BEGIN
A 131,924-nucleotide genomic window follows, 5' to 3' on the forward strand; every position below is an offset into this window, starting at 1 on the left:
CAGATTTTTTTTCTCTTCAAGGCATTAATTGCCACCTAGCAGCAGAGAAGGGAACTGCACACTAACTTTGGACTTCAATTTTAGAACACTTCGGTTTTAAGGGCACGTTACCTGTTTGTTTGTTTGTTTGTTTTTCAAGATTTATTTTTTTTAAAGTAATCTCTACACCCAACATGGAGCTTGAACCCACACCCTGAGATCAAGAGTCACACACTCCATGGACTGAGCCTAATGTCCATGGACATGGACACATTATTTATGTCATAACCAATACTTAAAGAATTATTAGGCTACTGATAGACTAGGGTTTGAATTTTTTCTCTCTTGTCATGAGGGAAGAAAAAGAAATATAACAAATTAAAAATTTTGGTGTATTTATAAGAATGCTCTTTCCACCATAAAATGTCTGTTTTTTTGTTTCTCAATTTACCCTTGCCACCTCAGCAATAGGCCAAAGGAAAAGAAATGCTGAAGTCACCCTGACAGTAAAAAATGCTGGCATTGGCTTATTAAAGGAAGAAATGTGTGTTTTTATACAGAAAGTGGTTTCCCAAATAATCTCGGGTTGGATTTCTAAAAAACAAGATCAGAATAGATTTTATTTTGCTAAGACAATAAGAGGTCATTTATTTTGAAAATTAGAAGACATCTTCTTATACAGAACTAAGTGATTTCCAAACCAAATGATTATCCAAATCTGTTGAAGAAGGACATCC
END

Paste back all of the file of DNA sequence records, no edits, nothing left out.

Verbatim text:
A 131,924-nucleotide genomic window follows, 5' to 3' on the forward strand; every position below is an offset into this window, starting at 1 on the left:
CAGATTTTTTTTCTCTTCAAGGCATTAATTGCCACCTAGCAGCAGAGAAGGGAACTGCACACTAACTTTGGACTTCAATTTTAGAACACTTCGGTTTTAAGGGCACGTTACCTGTTTGTTTGTTTGTTTGTTTTTCAAGATTTATTTTTTTTAAAGTAATCTCTACACCCAACATGGAGCTTGAACCCACACCCTGAGATCAAGAGTCACACACTCCATGGACTGAGCCTAATGTCCATGGACATGGACACATTATTTATGTCATAACCAATACTTAAAGAATTATTAGGCTACTGATAGACTAGGGTTTGAATTTTTTCTCTCTTGTCATGAGGGAAGAAAAAGAAATATAACAAATTAAAAATTTTGGTGTATTTATAAGAATGCTCTTTCCACCATAAAATGTCTGTTTTTTTGTTTCTCAATTTACCCTTGCCACCTCAGCAATAGGCCAAAGGAAAAGAAATGCTGAAGTCACCCTGACAGTAAAAAATGCTGGCATTGGCTTATTAAAGGAAGAAATGTGTGTTTTTATACAGAAAGTGGTTTCCCAAATAATCTCGGGTTGGATTTCTAAAAAACAAGATCAGAATAGATTTTATTTTGCTAAGACAATAAGAGGTCATTTATTTTGAAAATTAGAAGACATCTTCTTATACAGAACTAAGTGATTTCCAAACCAAATGATTATCCAAATCTGTTGAAGAAGGACATCC